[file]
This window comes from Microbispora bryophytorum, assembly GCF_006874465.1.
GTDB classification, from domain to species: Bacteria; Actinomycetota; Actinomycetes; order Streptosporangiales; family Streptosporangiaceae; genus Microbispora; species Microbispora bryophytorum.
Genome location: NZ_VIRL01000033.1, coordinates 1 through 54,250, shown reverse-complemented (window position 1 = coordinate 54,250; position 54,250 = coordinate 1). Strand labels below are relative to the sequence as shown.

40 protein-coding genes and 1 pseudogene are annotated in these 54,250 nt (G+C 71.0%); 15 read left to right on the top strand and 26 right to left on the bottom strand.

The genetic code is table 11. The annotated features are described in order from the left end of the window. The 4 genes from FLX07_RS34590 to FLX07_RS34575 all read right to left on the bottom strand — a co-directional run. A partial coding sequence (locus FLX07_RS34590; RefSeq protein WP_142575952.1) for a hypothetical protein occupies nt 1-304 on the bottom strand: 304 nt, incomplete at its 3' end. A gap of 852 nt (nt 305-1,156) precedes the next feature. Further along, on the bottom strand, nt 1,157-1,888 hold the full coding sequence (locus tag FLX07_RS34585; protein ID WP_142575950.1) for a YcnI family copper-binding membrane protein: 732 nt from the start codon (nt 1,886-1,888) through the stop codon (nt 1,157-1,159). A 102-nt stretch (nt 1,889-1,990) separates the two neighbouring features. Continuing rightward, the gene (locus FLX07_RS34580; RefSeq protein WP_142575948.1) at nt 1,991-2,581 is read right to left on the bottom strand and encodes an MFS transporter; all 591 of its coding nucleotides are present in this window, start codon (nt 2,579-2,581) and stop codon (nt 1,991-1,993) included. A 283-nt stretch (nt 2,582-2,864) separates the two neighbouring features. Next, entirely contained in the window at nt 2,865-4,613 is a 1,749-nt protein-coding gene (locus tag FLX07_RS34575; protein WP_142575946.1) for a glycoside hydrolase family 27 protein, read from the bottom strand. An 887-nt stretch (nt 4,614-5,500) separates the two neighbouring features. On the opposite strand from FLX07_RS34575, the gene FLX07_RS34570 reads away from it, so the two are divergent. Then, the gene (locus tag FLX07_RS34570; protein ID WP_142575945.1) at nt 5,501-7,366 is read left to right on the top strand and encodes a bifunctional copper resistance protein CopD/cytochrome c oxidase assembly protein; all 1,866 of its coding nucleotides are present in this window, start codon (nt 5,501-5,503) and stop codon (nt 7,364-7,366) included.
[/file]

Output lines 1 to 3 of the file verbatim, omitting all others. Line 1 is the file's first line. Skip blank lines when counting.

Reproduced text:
This window comes from Microbispora bryophytorum, assembly GCF_006874465.1.
GTDB classification, from domain to species: Bacteria; Actinomycetota; Actinomycetes; order Streptosporangiales; family Streptosporangiaceae; genus Microbispora; species Microbispora bryophytorum.
Genome location: NZ_VIRL01000033.1, coordinates 1 through 54,250, shown reverse-complemented (window position 1 = coordinate 54,250; position 54,250 = coordinate 1). Strand labels below are relative to the sequence as shown.